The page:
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Summer solstice 2012: Happy first day of summer!

Ornamental grasses, roses, hostas and other perennials in

Ornamental grasses, roses, hostas and other perennials in Jessica Damiano's backyard (June 20, 2012) Credit: Jessica Damiano

Finally -- summer! The mild winter we had didn't have me pining for summer like I do most years, but still, it's my favorite time of year. Perennials burst with color, and the transient portion of the garden -- the edibles -- finally get a piece of the spotlight. Couple that with school letting out and a more laid-back vibe -- plus my birthday, naturally -- and summer is a pretty sweet time for me. This year, it kicks in at 7:09 p.m. (EDT) in the Northern Hemisphere.

And it isn't just the first day of summer; it's the longest day of the year, too, albeit by just a fraction of a second. Probably best to spend that time pulling an extra weed or two.

OK, so we don't actually have more time. The day is still 24 hours long. But the day-night ratio leans in favor of daylight, which is tied to the way Earth is tilted on its axis and pointing more toward the sun than on any other day. And because the sun is hanging directly overhead in the Tropic of Cancer, which is the realm of my Zodiac sign, I'm a happy girl today. If it weren't so humid, I'd be sitting in my backyard, basking in the sun.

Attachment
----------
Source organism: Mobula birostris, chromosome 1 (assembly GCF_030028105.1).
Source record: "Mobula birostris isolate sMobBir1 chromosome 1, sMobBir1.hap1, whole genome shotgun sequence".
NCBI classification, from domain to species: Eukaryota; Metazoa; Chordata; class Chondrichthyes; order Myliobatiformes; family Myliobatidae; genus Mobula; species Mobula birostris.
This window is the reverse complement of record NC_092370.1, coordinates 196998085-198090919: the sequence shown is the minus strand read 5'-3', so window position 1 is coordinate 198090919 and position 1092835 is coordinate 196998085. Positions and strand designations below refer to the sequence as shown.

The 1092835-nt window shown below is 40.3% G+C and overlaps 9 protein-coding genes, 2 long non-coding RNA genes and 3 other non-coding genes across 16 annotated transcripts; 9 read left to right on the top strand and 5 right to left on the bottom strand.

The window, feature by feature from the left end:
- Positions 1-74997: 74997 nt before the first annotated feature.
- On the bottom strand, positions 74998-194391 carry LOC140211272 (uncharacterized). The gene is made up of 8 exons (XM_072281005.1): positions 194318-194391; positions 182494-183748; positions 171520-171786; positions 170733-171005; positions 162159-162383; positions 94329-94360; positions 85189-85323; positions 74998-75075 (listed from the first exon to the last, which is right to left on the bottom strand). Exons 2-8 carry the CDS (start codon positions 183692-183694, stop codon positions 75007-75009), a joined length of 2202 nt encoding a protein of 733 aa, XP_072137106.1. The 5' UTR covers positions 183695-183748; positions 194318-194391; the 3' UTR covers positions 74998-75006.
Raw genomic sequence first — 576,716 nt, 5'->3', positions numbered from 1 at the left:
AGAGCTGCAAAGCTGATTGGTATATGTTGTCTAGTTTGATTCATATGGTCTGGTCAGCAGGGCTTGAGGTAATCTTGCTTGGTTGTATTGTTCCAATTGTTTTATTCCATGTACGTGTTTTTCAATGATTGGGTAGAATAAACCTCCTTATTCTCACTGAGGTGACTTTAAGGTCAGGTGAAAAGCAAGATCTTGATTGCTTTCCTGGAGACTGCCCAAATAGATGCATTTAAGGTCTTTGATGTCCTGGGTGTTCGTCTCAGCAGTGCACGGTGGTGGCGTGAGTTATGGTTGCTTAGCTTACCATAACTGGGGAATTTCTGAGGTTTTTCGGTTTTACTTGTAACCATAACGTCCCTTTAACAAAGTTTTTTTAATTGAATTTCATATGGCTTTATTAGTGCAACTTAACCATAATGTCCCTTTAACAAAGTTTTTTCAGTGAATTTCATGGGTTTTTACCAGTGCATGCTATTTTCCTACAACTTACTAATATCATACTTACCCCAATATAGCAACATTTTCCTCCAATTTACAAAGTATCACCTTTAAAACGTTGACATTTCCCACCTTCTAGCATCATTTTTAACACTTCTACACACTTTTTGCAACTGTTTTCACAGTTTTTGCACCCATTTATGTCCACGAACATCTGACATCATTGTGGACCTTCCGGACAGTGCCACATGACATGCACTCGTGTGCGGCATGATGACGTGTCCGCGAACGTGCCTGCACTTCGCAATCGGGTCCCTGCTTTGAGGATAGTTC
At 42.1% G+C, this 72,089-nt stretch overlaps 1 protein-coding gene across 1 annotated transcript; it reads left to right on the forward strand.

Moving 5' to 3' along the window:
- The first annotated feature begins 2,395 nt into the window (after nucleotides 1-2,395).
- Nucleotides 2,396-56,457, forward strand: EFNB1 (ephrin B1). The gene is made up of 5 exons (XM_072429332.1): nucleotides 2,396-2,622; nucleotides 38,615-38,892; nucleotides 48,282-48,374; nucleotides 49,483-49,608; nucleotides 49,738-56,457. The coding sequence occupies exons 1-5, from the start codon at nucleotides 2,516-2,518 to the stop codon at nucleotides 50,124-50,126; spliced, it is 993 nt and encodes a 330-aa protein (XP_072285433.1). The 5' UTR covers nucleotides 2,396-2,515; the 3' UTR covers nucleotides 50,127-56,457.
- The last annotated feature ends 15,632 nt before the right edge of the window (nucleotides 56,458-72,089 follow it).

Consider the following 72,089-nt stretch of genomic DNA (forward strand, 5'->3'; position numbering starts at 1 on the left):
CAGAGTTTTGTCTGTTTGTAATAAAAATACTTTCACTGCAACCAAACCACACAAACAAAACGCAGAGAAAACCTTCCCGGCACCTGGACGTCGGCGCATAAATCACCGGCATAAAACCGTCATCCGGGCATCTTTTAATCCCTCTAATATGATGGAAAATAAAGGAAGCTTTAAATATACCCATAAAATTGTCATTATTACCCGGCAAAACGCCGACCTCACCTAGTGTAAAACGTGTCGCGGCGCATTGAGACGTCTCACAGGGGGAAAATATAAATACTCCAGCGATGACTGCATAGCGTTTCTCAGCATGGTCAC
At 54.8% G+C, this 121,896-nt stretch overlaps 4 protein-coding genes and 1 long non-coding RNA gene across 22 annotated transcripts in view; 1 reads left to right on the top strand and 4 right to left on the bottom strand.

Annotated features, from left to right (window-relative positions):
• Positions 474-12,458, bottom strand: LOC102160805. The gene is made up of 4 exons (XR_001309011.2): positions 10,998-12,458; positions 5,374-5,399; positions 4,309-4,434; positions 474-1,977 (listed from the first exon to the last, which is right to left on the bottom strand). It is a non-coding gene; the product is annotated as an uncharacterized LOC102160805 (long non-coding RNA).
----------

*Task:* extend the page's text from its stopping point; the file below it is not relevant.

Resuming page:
This is all counter to my feelings about the winter solstice, which, as you might have guessed, is the complete opposite -- the shortest day of the year -- and for me, probably the gloomiest.

And we humans aren't the only ones who appreciate extended sunlight. In parts of Alaska, because most of the 24-hour period is bathed in sunlight this time of year, plants really take off, growing at more than twice the rate of what we consider a "normal" day here on Long Island. So it stands to reason that the longer day -- though barely noticeable to us -- will give our plants a little boost, too.

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